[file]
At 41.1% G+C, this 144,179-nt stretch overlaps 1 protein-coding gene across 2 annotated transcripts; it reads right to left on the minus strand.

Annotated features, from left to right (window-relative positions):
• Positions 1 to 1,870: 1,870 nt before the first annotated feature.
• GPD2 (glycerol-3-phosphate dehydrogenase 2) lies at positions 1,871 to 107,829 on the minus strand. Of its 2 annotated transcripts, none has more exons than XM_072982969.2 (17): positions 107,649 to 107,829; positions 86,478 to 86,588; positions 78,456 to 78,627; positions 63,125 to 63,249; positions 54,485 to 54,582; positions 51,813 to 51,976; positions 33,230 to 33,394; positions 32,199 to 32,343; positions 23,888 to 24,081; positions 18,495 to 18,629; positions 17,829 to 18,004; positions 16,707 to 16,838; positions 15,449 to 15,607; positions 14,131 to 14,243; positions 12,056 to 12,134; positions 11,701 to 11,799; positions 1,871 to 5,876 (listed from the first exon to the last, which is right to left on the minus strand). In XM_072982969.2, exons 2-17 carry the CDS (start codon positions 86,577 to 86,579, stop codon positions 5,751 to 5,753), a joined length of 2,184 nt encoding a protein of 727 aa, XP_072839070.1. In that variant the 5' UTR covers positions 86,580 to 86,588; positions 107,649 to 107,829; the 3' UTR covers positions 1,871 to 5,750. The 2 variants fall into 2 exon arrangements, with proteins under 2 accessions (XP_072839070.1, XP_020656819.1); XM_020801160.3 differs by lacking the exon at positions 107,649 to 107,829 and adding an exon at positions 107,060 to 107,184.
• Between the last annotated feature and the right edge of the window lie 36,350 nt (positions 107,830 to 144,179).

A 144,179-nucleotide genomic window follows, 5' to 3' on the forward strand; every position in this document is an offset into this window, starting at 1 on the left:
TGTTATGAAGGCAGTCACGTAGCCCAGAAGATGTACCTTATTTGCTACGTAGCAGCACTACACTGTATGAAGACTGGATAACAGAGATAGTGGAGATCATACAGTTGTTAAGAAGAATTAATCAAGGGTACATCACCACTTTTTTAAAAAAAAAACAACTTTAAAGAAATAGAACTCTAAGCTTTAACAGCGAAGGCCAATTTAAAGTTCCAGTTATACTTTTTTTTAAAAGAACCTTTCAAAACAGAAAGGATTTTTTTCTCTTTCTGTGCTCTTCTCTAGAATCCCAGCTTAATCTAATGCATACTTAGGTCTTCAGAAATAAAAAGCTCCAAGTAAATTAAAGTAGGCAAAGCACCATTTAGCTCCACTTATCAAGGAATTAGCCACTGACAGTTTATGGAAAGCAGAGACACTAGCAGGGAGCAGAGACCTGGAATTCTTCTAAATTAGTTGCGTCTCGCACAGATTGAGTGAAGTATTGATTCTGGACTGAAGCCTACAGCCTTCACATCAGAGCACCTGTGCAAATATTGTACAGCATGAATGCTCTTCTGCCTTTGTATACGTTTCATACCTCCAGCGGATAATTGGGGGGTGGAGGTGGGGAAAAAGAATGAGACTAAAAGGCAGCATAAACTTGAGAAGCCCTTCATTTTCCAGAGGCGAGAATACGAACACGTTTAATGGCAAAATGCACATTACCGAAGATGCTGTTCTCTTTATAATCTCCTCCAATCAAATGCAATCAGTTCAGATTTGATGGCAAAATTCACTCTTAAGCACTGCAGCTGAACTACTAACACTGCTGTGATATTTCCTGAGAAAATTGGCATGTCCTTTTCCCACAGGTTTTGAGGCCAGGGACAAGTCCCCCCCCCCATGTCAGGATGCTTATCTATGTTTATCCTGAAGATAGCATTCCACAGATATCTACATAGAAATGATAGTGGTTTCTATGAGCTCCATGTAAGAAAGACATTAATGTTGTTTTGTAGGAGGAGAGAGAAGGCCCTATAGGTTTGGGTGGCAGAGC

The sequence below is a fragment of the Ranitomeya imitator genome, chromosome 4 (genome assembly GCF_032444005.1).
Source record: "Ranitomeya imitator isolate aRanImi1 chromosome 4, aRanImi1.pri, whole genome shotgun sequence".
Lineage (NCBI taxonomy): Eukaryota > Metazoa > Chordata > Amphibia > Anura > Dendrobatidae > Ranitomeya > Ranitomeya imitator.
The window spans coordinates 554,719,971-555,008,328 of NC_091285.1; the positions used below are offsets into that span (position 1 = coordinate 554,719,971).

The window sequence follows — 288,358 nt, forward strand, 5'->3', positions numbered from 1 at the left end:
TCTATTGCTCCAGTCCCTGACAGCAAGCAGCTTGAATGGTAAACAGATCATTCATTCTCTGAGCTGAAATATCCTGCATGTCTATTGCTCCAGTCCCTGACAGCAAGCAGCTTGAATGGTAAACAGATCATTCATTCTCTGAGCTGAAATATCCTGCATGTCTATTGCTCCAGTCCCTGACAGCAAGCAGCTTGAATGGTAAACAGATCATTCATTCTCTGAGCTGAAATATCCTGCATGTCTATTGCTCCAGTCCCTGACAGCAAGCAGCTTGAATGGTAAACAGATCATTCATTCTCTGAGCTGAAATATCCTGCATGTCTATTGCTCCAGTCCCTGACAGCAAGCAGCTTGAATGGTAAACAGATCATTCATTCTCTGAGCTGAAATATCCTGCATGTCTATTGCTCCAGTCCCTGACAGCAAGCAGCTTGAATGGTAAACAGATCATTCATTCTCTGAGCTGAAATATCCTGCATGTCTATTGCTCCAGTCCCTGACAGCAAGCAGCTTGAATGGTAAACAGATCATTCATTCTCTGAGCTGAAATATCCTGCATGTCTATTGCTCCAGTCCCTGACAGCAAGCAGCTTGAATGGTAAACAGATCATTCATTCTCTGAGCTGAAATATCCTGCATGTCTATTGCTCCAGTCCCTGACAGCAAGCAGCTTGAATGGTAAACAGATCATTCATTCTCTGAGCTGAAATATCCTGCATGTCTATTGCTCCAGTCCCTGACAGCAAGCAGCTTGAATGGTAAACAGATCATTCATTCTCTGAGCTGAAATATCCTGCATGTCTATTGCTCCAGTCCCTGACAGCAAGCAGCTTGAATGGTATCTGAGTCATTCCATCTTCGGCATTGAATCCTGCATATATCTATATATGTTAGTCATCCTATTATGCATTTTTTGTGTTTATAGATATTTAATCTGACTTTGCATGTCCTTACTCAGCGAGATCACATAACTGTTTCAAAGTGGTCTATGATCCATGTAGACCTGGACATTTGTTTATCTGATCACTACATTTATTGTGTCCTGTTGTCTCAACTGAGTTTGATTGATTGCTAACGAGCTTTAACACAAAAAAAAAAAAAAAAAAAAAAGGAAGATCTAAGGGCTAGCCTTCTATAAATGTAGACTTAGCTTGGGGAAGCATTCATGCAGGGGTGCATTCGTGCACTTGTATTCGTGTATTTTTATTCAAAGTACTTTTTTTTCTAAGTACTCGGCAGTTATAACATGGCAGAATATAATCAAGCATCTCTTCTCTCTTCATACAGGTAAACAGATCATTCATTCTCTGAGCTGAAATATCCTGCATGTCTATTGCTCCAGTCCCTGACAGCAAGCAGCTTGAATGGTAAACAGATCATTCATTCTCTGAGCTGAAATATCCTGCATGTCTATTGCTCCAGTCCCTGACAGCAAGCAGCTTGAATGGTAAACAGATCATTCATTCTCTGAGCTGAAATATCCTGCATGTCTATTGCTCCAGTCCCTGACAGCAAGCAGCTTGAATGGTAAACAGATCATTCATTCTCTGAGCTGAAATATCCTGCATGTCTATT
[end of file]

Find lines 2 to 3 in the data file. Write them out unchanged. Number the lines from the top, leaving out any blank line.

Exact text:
Annotated features, from left to right (window-relative positions):
• Positions 1 to 1,870: 1,870 nt before the first annotated feature.